A report from Edmunds put the average price of a used car in 2014 at $16,800, which is a record, and a 5.7-percent increase from 2013. It also found 1-year-old and 4-year-old cars showed gains at or near the average, while some vintages showed gains of up to 18.4 percent.
A range of economic index numbers are moving in positive directions, at the same time as consumer spending is up, personal savings are down, and gas prices are way down. However, payment companies have found that consumers aren't spending all of their gas savings on purchases.
Cheaper gas, warmer winters and more cars on the road mean that Americans are driving more, with total numbers set to top 3 trillion this year for the first time since 2007 and only the second time in history.
A Washington Post opinion piece, refuting those who predict the death of electric vehicles - yes, again - explains that regulatory mandates underpin the existence and sales of BEVs, not the price of gas.
The federal government mandates that a certain amount of ethanol be blended with gasoline. The price of corn-based ethanol hasn't been affected by the same anchor-drop in price as petroleum fuel, however, and along with that, the complicated mechanics of its pricing and trade are said to be what is keeping the price of gas from falling even further.
We've been hearing for a while that the steady drop in US fuel prices are hurting sales of fuel-efficient cars like hybrids and plug-ins. As far as driving habits, though? Lower prices are the pump are having little impact on how much people are behind the wheel, according to the US Energy Information Administration (EIA).
Gasoline in the US continues its weeks-long descent with prices down about 13 cents a gallon over last week to $2.544, which is lower by around 69 cents/gallon from this time last year, according to the US Energy Information Administration. Many drivers are welcoming the lower bills at the gas station as a fantastic holiday gift, but Ford investors are somewhat spooked over the potential sales implications for the 2015 F-150.
Tesla's stock price was down to around $206 earlier today, but it's back up to over $216 now. Friday, it closed at over $223. Some stock blogs are saying the price could go as low as $165 in the not-too-distant future. What's behind these wild swings that CNBC's Phil LeBeau calls, "the worst seven-day trading period ever for shares of Tesla"? One potential culprit is today's low gas prices.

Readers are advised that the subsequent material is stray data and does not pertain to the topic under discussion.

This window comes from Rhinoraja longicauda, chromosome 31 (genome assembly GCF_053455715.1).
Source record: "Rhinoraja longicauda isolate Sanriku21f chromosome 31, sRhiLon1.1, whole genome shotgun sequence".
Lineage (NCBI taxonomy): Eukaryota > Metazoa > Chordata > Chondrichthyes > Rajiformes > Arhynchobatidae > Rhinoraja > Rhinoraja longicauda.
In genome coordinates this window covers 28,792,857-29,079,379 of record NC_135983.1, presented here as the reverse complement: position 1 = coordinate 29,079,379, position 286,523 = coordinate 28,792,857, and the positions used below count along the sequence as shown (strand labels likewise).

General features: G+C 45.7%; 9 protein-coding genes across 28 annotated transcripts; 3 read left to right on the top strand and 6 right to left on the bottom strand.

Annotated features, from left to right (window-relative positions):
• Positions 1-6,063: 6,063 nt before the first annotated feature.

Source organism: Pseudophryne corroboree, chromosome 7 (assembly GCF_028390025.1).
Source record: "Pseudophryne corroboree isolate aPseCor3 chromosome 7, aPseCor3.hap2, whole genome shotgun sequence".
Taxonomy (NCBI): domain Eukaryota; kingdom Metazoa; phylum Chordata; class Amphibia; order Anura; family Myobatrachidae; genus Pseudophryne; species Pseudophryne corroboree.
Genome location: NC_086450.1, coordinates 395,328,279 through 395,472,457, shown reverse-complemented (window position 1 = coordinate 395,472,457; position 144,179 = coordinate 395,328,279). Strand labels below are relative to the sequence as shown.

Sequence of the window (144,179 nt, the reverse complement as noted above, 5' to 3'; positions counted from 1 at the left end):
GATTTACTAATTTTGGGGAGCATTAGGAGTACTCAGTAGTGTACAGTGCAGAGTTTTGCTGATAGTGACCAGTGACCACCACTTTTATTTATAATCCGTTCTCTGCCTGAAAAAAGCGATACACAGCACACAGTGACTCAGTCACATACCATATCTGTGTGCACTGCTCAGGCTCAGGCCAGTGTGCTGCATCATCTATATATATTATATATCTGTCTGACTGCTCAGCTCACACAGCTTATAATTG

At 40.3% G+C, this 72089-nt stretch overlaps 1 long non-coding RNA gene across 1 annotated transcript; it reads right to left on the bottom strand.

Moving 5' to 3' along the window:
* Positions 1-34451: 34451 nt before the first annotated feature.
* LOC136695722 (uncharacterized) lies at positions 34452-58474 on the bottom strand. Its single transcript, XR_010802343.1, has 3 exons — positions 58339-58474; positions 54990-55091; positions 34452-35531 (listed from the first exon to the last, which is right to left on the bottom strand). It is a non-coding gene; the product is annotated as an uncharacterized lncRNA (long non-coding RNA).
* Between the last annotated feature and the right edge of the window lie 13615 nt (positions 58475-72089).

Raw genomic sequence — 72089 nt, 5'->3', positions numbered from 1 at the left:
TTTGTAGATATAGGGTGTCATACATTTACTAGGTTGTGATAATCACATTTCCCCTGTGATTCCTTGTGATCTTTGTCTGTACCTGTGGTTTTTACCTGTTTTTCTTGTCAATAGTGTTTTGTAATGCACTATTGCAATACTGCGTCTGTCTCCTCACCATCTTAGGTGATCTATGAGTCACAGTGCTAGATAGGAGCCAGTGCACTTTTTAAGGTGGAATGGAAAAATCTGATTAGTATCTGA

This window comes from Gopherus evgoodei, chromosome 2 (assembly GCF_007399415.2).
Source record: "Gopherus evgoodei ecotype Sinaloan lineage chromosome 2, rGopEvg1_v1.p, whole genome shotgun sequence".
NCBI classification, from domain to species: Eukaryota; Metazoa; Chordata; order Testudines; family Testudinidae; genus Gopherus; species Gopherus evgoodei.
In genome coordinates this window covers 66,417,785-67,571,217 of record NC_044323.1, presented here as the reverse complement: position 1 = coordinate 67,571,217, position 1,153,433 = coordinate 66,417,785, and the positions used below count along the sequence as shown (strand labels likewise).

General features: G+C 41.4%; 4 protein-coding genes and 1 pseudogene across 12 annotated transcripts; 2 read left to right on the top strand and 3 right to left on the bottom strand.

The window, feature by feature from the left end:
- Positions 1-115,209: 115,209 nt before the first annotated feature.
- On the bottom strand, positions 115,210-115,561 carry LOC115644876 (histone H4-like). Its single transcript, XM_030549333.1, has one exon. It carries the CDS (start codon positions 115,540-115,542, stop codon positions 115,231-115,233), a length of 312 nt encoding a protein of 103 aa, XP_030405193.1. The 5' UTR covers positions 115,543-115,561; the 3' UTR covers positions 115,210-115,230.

Naval warfare, aerial warfare, logistical warfare, cyber warfare. There are as many ways to wage war as there are stars in the sky, but economic warfare is perhaps one of the most misunderstood. It's rarely as overt as bombing factories or sinking freighters, featuring more subtle, domestic maneuvers.
It's almost impossible not to notice that it's a lot cheaper to fill up at the gas station in the latter portion of this year. As of December 1, the US Energy Information Administration said the average cost of a gallon of gas was $2.778, down almost 50 cents from a year ago. In general, fuel prices have been on the decline for much of 2014, and the effects have started showing themselves with people seemingly more willing to buy lower efficiency vehicles.
Low Gas Prices Might Actually Create Buying Opportunity
It's been a rough year for green car manufacturers. To many consumers, it appears that so-called green vehicles cost more and are more challenging to operate (limited range, low availability of "exotic" fuels, etc.) And with gasoline prices plummeting, American consumers are much less likely to spend more for a green vehicle.
U.S. consumers could save $61 billion on gas this year
In a dramatic shift from previous forecasts, the Energy Department predicted Wednesday that the average price of gasoline in the U.S. will be $2.94 a gallon in 2015. That is a 44-cent drop from an outlook issued just a month ago.
It took more than the high cost of gas to kill off the Hummer brand, but the military/civilian vehicle's near-endless need for fuel didn't help sales when gas prices started to climb. Turns out, there is still a thirst for the gas-devouring vehicle in the US. The evidence is anecdotal at best, but since we know prices at the pump can change car shopping behavior in America, the idea that more people want a Hummer now than they have these past few years doesn't surprise us at all.